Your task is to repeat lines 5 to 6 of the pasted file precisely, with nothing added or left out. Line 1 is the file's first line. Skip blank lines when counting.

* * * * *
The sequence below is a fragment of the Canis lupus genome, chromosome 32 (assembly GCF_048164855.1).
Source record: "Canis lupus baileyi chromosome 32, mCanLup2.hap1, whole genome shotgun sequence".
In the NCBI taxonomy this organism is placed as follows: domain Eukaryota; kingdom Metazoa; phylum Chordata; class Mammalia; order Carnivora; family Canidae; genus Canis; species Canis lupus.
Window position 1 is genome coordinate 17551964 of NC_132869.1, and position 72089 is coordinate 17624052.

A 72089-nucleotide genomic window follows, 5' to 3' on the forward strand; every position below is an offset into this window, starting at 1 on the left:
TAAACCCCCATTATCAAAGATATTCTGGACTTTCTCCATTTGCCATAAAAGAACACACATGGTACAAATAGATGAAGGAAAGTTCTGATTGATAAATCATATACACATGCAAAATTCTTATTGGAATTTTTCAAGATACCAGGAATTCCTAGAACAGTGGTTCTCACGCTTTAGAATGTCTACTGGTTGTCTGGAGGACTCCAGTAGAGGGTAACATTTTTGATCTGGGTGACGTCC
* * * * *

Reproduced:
A 72089-nucleotide genomic window follows, 5' to 3' on the forward strand; every position below is an offset into this window, starting at 1 on the left:
TAAACCCCCATTATCAAAGATATTCTGGACTTTCTCCATTTGCCATAAAAGAACACACATGGTACAAATAGATGAAGGAAAGTTCTGATTGATAAATCATATACACATGCAAAATTCTTATTGGAATTTTTCAAGATACCAGGAATTCCTAGAACAGTGGTTCTCACGCTTTAGAATGTCTACTGGTTGTCTGGAGGACTCCAGTAGAGGGTAACATTTTTGATCTGGGTGACGTCC